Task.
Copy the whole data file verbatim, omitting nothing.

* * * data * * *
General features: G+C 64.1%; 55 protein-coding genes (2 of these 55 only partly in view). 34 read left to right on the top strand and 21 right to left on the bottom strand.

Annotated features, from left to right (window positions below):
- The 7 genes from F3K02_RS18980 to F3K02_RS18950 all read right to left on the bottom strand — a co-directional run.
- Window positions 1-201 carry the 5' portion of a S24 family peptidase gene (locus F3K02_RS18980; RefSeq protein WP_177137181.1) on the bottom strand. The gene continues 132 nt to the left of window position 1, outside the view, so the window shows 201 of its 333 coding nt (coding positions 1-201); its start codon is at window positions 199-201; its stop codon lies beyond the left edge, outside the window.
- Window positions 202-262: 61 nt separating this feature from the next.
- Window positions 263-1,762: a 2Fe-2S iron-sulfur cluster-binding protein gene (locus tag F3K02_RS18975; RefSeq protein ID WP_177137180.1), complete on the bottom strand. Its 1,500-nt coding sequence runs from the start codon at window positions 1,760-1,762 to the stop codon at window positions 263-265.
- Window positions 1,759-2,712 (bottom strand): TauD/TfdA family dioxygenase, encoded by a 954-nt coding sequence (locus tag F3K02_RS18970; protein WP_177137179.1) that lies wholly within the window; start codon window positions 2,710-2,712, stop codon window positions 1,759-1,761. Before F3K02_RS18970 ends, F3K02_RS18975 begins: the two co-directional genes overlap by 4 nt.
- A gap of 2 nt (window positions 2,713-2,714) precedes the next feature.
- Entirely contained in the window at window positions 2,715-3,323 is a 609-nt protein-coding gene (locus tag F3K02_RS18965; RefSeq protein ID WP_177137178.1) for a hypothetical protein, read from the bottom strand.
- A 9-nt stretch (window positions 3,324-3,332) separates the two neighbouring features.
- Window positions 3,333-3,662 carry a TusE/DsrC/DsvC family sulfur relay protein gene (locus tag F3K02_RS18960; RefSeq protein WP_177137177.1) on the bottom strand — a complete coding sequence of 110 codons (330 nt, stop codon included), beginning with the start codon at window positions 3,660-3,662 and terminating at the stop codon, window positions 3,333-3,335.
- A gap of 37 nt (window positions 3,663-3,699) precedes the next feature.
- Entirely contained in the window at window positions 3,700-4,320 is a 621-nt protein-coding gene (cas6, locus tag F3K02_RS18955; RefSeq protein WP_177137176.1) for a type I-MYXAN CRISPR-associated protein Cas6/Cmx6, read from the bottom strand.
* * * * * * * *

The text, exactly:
General features: G+C 64.1%; 55 protein-coding genes (2 of these 55 only partly in view). 34 read left to right on the top strand and 21 right to left on the bottom strand.

Annotated features, from left to right (window positions below):
- The 7 genes from F3K02_RS18980 to F3K02_RS18950 all read right to left on the bottom strand — a co-directional run.
- Window positions 1-201 carry the 5' portion of a S24 family peptidase gene (locus F3K02_RS18980; RefSeq protein WP_177137181.1) on the bottom strand. The gene continues 132 nt to the left of window position 1, outside the view, so the window shows 201 of its 333 coding nt (coding positions 1-201); its start codon is at window positions 199-201; its stop codon lies beyond the left edge, outside the window.
- Window positions 202-262: 61 nt separating this feature from the next.
- Window positions 263-1,762: a 2Fe-2S iron-sulfur cluster-binding protein gene (locus tag F3K02_RS18975; RefSeq protein ID WP_177137180.1), complete on the bottom strand. Its 1,500-nt coding sequence runs from the start codon at window positions 1,760-1,762 to the stop codon at window positions 263-265.
- Window positions 1,759-2,712 (bottom strand): TauD/TfdA family dioxygenase, encoded by a 954-nt coding sequence (locus tag F3K02_RS18970; protein WP_177137179.1) that lies wholly within the window; start codon window positions 2,710-2,712, stop codon window positions 1,759-1,761. Before F3K02_RS18970 ends, F3K02_RS18975 begins: the two co-directional genes overlap by 4 nt.
- A gap of 2 nt (window positions 2,713-2,714) precedes the next feature.
- Entirely contained in the window at window positions 2,715-3,323 is a 609-nt protein-coding gene (locus tag F3K02_RS18965; RefSeq protein ID WP_177137178.1) for a hypothetical protein, read from the bottom strand.
- A 9-nt stretch (window positions 3,324-3,332) separates the two neighbouring features.
- Window positions 3,333-3,662 carry a TusE/DsrC/DsvC family sulfur relay protein gene (locus tag F3K02_RS18960; RefSeq protein WP_177137177.1) on the bottom strand — a complete coding sequence of 110 codons (330 nt, stop codon included), beginning with the start codon at window positions 3,660-3,662 and terminating at the stop codon, window positions 3,333-3,335.
- A gap of 37 nt (window positions 3,663-3,699) precedes the next feature.
- Entirely contained in the window at window positions 3,700-4,320 is a 621-nt protein-coding gene (cas6, locus tag F3K02_RS18955; RefSeq protein WP_177137176.1) for a type I-MYXAN CRISPR-associated protein Cas6/Cmx6, read from the bottom strand.